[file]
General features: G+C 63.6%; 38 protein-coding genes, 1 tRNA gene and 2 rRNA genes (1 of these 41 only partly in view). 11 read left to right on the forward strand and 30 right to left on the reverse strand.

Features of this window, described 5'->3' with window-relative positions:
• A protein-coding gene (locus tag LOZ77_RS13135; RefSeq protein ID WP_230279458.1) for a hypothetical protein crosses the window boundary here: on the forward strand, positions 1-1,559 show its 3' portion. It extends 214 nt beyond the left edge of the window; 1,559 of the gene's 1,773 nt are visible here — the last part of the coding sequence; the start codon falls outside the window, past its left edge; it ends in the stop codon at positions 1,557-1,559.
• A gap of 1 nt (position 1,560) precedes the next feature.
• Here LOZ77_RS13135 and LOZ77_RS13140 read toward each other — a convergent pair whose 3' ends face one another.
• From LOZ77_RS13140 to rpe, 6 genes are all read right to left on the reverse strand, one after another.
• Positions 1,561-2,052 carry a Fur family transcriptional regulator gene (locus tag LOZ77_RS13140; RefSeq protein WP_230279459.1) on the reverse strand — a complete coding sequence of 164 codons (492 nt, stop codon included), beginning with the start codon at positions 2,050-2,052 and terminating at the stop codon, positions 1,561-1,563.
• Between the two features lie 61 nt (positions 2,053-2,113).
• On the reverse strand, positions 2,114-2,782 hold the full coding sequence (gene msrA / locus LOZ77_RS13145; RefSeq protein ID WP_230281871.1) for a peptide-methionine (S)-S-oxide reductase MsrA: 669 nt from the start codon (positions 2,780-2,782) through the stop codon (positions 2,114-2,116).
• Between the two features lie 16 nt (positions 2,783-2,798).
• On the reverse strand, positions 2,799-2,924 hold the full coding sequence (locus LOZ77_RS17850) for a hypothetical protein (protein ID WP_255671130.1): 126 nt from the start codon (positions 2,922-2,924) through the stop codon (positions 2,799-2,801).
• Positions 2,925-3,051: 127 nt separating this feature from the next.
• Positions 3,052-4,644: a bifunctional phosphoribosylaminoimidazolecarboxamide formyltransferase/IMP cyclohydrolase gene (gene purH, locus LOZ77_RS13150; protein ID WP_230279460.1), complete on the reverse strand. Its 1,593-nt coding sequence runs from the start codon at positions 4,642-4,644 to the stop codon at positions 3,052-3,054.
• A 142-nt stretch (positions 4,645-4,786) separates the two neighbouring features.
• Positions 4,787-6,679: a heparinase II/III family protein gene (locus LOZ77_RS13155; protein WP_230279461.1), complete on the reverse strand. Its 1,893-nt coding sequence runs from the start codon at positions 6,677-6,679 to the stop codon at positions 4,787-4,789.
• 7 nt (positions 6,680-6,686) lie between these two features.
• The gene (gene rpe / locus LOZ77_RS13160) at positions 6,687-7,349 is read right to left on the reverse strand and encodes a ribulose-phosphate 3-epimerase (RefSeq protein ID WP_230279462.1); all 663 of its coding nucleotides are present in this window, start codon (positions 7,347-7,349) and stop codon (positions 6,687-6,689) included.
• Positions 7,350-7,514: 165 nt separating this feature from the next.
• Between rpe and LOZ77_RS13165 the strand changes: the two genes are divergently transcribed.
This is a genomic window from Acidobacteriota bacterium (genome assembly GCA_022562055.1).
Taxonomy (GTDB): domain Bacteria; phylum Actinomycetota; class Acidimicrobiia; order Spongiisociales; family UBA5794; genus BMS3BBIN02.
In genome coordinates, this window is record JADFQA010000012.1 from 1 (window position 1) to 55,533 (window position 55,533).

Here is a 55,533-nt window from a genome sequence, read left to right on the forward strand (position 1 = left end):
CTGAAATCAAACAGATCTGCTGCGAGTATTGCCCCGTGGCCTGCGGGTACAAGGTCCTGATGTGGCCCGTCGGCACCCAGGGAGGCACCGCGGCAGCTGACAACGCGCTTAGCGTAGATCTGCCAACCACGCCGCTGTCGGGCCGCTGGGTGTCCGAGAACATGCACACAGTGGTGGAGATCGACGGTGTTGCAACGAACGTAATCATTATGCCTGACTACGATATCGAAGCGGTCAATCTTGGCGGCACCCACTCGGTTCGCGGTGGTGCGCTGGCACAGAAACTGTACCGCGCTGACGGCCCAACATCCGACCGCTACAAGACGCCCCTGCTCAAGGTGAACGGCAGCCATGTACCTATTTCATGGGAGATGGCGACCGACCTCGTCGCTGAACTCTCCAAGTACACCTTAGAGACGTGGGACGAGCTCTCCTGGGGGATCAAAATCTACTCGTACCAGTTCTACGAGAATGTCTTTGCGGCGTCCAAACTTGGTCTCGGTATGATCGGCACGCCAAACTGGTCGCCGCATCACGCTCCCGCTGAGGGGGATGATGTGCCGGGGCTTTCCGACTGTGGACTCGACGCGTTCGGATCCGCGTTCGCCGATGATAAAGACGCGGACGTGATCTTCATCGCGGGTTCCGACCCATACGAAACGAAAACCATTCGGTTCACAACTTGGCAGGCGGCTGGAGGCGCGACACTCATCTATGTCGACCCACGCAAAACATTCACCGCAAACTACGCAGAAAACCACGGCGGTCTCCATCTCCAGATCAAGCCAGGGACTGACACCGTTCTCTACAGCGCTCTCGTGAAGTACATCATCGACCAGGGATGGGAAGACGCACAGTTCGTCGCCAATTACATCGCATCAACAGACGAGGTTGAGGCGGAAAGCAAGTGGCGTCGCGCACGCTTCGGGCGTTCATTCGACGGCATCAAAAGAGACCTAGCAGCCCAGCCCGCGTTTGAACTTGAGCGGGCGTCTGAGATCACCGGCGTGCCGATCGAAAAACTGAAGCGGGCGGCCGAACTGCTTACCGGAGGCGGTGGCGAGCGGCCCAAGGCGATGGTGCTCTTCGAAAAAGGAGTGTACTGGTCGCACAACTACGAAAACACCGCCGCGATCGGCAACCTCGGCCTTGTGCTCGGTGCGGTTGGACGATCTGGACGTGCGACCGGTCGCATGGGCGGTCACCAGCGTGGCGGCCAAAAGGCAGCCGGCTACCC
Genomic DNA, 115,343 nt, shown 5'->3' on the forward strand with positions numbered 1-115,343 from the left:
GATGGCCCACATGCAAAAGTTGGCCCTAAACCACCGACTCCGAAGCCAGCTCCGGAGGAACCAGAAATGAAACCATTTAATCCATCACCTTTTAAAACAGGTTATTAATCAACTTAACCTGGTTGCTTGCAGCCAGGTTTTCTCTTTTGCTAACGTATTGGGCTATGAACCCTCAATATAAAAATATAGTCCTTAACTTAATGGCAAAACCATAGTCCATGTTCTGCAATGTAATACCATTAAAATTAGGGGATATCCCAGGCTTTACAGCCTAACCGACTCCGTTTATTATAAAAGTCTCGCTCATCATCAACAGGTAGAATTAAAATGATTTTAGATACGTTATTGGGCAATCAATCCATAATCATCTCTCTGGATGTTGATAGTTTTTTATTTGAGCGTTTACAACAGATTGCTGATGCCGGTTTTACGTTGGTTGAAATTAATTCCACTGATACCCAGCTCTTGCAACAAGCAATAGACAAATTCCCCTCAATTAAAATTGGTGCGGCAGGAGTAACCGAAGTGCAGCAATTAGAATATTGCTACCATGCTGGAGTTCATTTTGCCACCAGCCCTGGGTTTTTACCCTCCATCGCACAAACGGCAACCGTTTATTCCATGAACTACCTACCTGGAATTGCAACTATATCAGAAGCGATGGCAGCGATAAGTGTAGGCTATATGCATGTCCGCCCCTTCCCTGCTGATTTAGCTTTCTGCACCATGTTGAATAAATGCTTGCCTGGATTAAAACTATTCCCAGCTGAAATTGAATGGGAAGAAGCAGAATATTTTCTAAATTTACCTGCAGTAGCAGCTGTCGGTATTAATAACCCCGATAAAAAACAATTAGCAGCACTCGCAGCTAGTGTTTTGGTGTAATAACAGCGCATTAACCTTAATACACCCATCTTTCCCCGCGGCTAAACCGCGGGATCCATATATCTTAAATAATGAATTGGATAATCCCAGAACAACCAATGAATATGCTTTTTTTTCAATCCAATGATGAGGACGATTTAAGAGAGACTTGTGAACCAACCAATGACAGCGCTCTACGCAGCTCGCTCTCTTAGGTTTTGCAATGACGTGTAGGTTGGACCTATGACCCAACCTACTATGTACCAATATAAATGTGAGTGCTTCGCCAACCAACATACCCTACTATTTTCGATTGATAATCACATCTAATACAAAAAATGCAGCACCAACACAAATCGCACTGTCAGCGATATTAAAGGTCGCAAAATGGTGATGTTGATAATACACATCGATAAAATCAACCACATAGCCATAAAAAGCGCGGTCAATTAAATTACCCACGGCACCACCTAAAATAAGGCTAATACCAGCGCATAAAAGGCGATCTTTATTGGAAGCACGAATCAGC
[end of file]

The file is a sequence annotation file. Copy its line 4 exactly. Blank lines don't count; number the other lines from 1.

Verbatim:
• A gap of 1 nt (position 1,560) precedes the next feature.